Liberal-Conservative Fusion (Chile)
The Liberal-Conservative Fusion (or Fusion Liberal-Conservadora in Spanish) was an alliance between Chilean liberal and conservative political movements that existed from 1858 to 1873.
The two groups were united in their opposition to the political choices of the time. Liberals represented the laiety population (non-clergy) and were in favor of more political liberties and firmer boundaries on presidential powers granted by the Constitution of 1833. Conservatives started off with the clergry's influence: they had the Church, with an independent function with respect to patronage, and had firm support from the president. Their coalition united opposition to the authoritarian practices of the government of Manuel Montt and its minister of the Interior, Antonio Varas. They were structured to display a united front before the electoral intervention of the National or Montt-Varista Party.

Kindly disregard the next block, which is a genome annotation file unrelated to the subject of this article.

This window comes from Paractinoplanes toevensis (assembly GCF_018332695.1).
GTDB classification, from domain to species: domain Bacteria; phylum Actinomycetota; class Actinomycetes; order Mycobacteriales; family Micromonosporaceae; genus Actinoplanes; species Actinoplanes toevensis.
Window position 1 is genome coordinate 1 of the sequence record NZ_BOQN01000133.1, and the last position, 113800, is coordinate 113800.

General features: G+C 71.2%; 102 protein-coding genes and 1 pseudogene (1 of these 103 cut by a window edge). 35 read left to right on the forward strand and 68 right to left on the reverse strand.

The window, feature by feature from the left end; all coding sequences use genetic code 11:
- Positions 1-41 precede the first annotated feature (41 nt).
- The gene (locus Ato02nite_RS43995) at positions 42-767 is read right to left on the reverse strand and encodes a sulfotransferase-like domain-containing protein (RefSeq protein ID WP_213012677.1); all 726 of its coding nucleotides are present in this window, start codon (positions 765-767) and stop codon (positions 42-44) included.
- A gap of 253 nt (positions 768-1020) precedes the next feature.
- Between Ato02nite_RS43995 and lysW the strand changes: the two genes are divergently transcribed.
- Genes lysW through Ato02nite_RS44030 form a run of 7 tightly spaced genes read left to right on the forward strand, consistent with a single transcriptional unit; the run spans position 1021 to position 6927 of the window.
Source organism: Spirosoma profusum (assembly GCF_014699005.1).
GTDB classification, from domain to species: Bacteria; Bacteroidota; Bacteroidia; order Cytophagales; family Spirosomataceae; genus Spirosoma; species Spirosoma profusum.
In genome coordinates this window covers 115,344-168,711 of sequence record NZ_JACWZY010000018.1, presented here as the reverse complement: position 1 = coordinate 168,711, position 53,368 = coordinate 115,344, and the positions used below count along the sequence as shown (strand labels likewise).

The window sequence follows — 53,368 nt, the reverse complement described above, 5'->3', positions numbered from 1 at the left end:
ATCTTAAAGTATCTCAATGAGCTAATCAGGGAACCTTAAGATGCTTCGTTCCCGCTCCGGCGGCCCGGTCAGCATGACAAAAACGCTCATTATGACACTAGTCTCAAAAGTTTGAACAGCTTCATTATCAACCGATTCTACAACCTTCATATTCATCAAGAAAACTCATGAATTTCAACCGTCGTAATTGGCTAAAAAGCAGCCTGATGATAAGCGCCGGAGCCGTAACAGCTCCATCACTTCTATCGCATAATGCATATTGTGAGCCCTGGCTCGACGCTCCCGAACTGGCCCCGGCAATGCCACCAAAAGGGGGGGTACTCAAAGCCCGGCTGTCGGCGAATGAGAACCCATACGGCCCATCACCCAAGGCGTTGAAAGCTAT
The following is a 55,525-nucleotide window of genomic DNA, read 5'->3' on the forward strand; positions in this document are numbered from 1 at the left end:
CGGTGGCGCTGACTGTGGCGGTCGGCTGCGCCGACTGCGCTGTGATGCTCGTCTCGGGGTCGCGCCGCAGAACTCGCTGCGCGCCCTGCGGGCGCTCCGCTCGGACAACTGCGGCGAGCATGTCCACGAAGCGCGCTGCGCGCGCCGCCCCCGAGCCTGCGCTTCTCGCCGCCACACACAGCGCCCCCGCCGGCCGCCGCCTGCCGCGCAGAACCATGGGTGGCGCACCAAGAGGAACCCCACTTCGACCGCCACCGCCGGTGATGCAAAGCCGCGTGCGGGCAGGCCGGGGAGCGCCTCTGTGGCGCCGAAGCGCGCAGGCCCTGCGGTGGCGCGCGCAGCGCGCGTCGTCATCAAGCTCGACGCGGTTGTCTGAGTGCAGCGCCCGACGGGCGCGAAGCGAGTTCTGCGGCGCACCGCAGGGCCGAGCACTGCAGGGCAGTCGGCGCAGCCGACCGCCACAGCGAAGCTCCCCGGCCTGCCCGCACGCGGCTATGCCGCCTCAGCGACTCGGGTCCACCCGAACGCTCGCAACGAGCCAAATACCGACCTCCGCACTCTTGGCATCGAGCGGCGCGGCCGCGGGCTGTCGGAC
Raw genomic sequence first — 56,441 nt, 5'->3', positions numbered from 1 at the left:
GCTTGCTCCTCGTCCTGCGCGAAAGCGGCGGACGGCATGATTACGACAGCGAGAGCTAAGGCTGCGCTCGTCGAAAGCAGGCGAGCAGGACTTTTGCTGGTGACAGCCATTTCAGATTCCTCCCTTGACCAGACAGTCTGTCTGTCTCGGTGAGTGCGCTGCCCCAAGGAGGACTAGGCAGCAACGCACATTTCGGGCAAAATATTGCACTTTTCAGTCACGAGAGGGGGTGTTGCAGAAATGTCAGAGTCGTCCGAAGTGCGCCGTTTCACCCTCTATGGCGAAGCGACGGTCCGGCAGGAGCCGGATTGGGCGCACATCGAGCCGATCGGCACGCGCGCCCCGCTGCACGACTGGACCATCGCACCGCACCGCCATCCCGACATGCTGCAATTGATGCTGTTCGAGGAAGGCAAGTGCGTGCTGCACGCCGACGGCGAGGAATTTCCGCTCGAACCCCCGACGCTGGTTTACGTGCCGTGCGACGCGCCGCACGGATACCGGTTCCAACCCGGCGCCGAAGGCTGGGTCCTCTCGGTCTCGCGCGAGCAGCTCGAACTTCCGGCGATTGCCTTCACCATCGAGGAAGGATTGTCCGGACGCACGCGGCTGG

Not all liberals accepted the fusion. The future radicals separated in 1859 with a party consisting of more laity, an anti-clergy program, and the separation of the Church and State. They arrived in the political arena with the election of Jose Joaquin Perez who displaced the Montt-Varistas. The presidency of Federico Errazuriz Zanartu garnered the rest of the conservatives (1873) because of his religious subject. As result, a new coalition was formed which integrated liberal and radical elements. This was called the Liberal Alliance, which gave the new legislative core to the government of Errazuriz Zanartu in 1875.
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